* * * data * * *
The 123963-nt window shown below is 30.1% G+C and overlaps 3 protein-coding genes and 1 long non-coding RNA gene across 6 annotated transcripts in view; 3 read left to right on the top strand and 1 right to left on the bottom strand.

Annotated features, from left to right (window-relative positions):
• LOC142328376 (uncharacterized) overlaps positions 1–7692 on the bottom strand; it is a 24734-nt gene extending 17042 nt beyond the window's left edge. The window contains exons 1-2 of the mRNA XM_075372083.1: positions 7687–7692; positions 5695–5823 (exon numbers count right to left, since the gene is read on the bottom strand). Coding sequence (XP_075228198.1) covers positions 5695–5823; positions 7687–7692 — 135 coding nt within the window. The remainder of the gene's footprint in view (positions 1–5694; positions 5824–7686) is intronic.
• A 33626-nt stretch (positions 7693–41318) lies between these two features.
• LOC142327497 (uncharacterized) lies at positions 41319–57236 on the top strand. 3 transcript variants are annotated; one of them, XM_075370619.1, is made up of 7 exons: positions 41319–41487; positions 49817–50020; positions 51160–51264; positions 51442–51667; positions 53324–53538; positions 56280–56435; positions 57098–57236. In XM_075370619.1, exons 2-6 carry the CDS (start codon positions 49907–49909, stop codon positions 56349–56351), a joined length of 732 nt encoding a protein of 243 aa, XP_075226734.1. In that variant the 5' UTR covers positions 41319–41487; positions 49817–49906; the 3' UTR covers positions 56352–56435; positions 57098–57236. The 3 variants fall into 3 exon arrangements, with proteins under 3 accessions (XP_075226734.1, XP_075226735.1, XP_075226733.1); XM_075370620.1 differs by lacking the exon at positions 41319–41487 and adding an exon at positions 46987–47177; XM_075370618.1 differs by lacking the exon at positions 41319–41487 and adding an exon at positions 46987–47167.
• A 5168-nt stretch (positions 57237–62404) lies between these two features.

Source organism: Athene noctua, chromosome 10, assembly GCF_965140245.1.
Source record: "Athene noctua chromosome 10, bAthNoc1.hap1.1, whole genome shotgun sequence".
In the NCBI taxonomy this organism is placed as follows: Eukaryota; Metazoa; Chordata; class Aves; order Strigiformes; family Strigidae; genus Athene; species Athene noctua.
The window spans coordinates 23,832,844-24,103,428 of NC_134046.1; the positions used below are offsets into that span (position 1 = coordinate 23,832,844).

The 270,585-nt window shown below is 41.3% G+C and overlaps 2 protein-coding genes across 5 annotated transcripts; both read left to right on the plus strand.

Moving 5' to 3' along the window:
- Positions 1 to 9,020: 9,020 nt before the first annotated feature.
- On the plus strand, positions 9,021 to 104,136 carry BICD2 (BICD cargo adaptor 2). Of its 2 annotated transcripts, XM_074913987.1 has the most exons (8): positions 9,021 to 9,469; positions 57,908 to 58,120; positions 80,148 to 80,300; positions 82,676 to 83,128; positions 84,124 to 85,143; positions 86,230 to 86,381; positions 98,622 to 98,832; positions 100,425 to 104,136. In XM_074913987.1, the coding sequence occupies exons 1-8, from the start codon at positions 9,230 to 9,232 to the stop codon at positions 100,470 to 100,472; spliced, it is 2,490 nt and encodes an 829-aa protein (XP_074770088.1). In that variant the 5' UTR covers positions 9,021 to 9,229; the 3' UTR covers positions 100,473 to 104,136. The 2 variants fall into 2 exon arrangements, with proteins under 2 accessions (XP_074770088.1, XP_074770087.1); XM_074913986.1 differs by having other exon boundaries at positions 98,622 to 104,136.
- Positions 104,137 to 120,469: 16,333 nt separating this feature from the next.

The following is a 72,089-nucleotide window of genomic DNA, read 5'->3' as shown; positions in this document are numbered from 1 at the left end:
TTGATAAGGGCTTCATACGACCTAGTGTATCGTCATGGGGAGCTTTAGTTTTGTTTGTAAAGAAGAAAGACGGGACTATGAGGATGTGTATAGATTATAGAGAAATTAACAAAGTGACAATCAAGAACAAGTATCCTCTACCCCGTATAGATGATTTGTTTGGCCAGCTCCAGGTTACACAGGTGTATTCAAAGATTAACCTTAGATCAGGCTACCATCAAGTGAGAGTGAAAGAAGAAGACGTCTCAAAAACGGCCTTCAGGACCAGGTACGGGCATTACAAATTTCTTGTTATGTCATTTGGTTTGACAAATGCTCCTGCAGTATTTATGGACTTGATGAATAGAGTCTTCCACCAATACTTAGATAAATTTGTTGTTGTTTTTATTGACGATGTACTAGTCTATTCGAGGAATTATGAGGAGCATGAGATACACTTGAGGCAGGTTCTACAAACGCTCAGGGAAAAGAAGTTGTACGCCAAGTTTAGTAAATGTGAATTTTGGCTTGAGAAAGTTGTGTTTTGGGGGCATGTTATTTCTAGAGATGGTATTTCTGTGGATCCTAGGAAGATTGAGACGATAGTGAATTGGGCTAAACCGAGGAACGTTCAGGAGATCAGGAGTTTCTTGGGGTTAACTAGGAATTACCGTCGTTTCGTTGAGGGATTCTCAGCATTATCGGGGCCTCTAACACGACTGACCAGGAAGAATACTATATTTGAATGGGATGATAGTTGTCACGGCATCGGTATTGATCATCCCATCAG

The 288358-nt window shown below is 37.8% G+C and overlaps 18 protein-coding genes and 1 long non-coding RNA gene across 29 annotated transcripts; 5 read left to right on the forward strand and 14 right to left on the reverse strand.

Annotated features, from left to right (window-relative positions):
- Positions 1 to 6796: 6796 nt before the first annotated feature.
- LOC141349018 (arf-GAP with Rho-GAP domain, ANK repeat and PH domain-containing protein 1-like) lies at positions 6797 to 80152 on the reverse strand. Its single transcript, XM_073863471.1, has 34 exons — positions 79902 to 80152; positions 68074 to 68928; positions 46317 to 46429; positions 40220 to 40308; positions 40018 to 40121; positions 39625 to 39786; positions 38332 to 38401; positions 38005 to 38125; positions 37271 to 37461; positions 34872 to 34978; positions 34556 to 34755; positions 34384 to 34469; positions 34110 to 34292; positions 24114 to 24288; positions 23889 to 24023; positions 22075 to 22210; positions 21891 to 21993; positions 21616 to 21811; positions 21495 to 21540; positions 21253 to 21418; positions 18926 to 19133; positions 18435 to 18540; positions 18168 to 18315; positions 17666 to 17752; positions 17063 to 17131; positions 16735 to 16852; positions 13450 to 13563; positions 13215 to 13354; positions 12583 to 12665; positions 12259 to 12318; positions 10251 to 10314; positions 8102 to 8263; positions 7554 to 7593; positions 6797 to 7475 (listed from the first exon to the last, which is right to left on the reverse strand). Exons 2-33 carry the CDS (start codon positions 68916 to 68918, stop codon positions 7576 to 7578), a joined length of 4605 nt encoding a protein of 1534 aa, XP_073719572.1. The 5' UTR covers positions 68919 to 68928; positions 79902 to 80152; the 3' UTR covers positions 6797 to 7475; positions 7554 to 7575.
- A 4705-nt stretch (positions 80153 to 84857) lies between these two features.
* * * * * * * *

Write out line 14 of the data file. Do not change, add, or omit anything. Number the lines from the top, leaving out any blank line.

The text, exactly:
- On the plus strand, positions 9,021 to 104,136 carry BICD2 (BICD cargo adaptor 2). Of its 2 annotated transcripts, XM_074913987.1 has the most exons (8): positions 9,021 to 9,469; positions 57,908 to 58,120; positions 80,148 to 80,300; positions 82,676 to 83,128; positions 84,124 to 85,143; positions 86,230 to 86,381; positions 98,622 to 98,832; positions 100,425 to 104,136. In XM_074913987.1, the coding sequence occupies exons 1-8, from the start codon at positions 9,230 to 9,232 to the stop codon at positions 100,470 to 100,472; spliced, it is 2,490 nt and encodes an 829-aa protein (XP_074770088.1). In that variant the 5' UTR covers positions 9,021 to 9,229; the 3' UTR covers positions 100,473 to 104,136. The 2 variants fall into 2 exon arrangements, with proteins under 2 accessions (XP_074770088.1, XP_074770087.1); XM_074913986.1 differs by having other exon boundaries at positions 98,622 to 104,136.